(2) Walker D. Guthrie info from U.S. Federal Census, Year: 1910; Census Place: Livingston, Overton, Tennessee; Roll: T624_1515; Page: 3B; Enumeration District: 0065; FHL microfilm: 1375528.
    Sam Cullom’s family appears on the next page, 4A.

    • Andy Hall said, on June 28, 2013 at 8:51 pm

      Fascinating stuff, thanks for sharing that. I don’t recall seeing a “CS” entry in the 1910 census, but it could well be there. In the 1890 census, the instructions from Congress were to make a separate enrollment of U.S. Civil War veterans, but many enumerators listed Confederate veterans as well. That’s really hit-and-miss.

  4. New Iconoclast said, on August 28, 2014 at 12:13 pm

    There is no regimental history of the 8th Tennessee Infantry, of which I am aware. (I only wish there were!) As I mentioned in Andy’s other post, I’m descended from Sam Cullom’s owner and company commander, James J. Cullom. I’ve been piecing together little bits of the regiment’s hostory for 20-some years, but not enough to have what you’d call a “history.” I suppose if I really went at it full-time – but I’m raising five more of Capt. Cullom’s descendants. 😉

    Company F seems to have come from the Livingston/Overton County area, however. Capt. Cullom was the regimental Sergeant Major at the beginning of the War and was elected Captain when the CS Army re-org occurred in ’62.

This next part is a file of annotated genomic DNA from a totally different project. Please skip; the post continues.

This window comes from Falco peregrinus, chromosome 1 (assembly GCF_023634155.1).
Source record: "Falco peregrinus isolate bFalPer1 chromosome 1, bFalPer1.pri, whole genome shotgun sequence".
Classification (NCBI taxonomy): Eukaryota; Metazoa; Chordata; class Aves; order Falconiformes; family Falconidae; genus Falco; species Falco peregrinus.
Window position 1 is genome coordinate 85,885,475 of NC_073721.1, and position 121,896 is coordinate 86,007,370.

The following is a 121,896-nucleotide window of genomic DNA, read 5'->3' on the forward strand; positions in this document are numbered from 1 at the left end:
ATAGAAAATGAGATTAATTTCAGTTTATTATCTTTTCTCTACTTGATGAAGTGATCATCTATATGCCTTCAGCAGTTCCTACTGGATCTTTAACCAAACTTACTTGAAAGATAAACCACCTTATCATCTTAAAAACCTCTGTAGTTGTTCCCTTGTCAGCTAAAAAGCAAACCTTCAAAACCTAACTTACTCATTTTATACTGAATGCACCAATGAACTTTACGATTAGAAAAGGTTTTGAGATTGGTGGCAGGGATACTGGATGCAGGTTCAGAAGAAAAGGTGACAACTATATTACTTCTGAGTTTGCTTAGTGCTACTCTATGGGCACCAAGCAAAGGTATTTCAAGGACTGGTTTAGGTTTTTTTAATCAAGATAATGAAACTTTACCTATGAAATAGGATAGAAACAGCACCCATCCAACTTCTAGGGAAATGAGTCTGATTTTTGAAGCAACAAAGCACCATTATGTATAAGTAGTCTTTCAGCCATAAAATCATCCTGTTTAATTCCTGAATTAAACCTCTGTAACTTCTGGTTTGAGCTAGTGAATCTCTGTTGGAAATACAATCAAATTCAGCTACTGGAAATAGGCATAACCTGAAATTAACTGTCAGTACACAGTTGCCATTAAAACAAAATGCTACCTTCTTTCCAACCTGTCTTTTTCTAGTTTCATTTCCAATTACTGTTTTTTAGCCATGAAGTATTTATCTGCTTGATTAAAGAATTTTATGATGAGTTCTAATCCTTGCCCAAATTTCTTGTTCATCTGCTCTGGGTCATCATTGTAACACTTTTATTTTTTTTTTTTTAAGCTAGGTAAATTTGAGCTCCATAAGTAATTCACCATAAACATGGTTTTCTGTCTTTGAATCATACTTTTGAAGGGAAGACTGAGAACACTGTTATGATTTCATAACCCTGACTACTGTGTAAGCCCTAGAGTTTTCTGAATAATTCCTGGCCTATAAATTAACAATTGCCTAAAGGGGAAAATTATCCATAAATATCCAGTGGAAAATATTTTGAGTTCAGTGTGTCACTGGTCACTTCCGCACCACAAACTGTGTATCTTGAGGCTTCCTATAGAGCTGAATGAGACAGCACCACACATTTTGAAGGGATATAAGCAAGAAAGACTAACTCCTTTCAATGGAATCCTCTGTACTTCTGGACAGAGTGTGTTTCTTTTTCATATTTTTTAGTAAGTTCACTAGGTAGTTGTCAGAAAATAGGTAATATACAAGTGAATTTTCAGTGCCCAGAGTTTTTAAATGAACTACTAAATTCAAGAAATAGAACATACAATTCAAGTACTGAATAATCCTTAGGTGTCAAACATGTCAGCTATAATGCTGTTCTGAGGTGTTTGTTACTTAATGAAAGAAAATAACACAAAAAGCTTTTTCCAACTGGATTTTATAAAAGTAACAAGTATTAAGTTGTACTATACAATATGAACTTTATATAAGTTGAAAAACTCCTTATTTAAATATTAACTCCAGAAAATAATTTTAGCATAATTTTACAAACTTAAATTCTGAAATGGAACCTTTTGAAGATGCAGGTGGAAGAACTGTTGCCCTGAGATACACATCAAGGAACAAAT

In years of Civil War research, I’ve never seen a contemporary official acknowledgment of a black Confederate soldier. The headstones and the drive to recognize them is largely driven by the SCV, and the use of a rank may just be an attempt to legitimize Sam Cullom’s status as a soldier. He does not appear on the one muster roll which I have of Capt. Cullom’s company. However, there are contemporary stories of slaves and manservants, like Sam, performing many military camp duties, wearing uniforms, and even in some cases picking up muskets and taking some shots at the Yankees. And, of course, a number of Confederate states recognized their contribution to the Confederate war effort with pensions, although those laws generally weren’t passed until much later.

    My sense is that, since documentary evidence of actual enlistment doesn’t exist, recognizing black Confederates as soldiers, via pensions (a century ago) and veteran’s headstones (today), is simply a way of acknowledging men who made a direct contribution to the fighting ability of a unit, even without official status.

    My apologies if I’m pontificating, or going over ground y’all have marched many times already – I just found this post. Thanks for all of your thoughts; I’ve always found this an interesting topic, but this particular Black Confederate is of great interest to me! 🙂